Dutch pension giant PGGM has increased its stake in its joint venture with construction company BAM and the partners have started discussions about increasing their joint investments in infrastructure.

PGGM paid €39m to BAM for upping its stake by 10 percentage points to 90% in the joint venture. It is looking to commit an additional undisclosed amount to increase its investments in infrastructure projects.

Almost all of the €620m the €252bn pension investor committed in 2011 has now been invested. The two partners said they still see “plenty of opportunities” in infrastructure investments despite the coronavirus crisis.

Through the partnership with BAM, PGGM invests in public-private partnerships in 23 infrastructure projects in the Netherlands, the UK, Ireland, Belgium, Switzerland and Germany, ranging from the building of the Dutch High Court in The Hague to the Silvertown tunnel in London.

The impact of the coronavirus crisis on these projects had so far been negligible, said Natasha Mol, investment manager at PGGM.

“This is because we get a fixed fee from the governments involved in the project,” she said. So far governments have proved to be reliable creditors.”

She added that the valuation of the infrastructure projects had also remained stable, resulting in positive returns in the second quarter of the year.

Although BAM suffered a net loss of €235m in the first half of 2020 as it has been hit hard by the coronavirus crisis, PGGM insists it did not increase its stake in the joint venture with the construction company with the goal of helping BAM weather the crisis.

“This is a conscious choice to increase our investments in this type of assets,” said Mol. “The long-term horizon and stable returns fit well with the demands of our client [healthcare pension fund] PFZW.”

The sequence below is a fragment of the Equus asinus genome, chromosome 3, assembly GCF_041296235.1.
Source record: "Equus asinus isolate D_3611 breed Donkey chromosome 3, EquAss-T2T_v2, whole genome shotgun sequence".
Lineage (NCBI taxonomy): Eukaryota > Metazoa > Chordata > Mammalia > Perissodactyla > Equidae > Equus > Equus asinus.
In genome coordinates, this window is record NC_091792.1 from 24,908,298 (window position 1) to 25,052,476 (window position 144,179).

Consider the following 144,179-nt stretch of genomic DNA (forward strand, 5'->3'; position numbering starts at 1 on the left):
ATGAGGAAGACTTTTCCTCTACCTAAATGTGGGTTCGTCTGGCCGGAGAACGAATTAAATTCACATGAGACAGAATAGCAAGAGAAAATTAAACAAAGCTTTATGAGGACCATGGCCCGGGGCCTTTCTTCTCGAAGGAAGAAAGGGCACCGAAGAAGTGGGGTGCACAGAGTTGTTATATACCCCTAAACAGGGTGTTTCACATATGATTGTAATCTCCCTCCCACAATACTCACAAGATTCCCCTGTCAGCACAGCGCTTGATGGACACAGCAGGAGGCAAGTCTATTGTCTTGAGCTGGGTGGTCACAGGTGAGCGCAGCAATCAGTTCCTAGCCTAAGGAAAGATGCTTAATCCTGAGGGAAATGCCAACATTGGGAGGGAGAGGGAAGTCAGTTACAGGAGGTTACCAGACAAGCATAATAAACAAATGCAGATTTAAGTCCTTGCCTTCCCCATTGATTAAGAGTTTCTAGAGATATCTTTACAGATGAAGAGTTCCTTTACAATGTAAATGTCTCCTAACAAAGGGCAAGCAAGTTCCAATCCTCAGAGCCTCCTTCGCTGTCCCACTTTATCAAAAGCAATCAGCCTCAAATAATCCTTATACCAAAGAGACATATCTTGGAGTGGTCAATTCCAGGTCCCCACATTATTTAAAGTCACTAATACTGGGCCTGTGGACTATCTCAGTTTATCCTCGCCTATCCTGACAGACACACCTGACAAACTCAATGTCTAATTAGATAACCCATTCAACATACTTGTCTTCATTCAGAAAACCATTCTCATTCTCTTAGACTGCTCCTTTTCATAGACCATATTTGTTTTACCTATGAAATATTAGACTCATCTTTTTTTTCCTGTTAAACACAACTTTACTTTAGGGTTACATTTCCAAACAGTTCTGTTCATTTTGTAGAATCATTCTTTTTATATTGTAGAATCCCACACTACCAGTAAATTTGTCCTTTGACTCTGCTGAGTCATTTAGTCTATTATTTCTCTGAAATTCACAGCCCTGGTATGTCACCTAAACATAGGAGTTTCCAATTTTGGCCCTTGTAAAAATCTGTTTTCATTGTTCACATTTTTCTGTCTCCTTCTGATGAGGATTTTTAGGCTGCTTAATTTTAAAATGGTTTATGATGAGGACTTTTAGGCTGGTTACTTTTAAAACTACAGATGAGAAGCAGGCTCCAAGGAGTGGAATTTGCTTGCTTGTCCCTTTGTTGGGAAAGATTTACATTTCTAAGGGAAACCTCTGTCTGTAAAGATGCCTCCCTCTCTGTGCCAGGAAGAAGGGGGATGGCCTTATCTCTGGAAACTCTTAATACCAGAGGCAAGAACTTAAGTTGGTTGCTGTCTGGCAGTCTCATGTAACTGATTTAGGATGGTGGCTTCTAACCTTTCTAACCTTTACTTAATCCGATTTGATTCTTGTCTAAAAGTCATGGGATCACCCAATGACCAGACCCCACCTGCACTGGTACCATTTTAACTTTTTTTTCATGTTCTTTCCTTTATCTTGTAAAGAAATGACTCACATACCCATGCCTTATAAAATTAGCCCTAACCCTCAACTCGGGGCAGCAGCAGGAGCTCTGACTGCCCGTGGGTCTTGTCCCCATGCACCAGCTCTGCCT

In another recent transaction, APG’s decision to increase its stake in Via Outlets was partly motivated by a desire to help out its other shareholder, UK real estate company Hammerson.

“On the contrary, I don’t rule out that governments will increase investments because of the crisis”

Natasha Mol, investment manager at PGGM

Though the coronavirus crisis has put a strain on government finances, Mol believes it will not negatively impact the ability of governments to finance infrastructure projects in the future.

“I haven’t received any signals of this kind,” she said. “On the contrary, I don’t rule out that governments will increase investments because of the crisis, for example in healthcare and education. And this may happen more often via public-private partnerships.”

PGGM also invests in schools and hospitals through its infrastructure fund.

In addition to roads and buildings, PGGM also invests in renewable energy assets within its infrastructure portfolio, which totals €8.9bn. It achieved a return on its infrastructure investments of -3.1% in the first half of this year, compared to a return of +7% in 2019.

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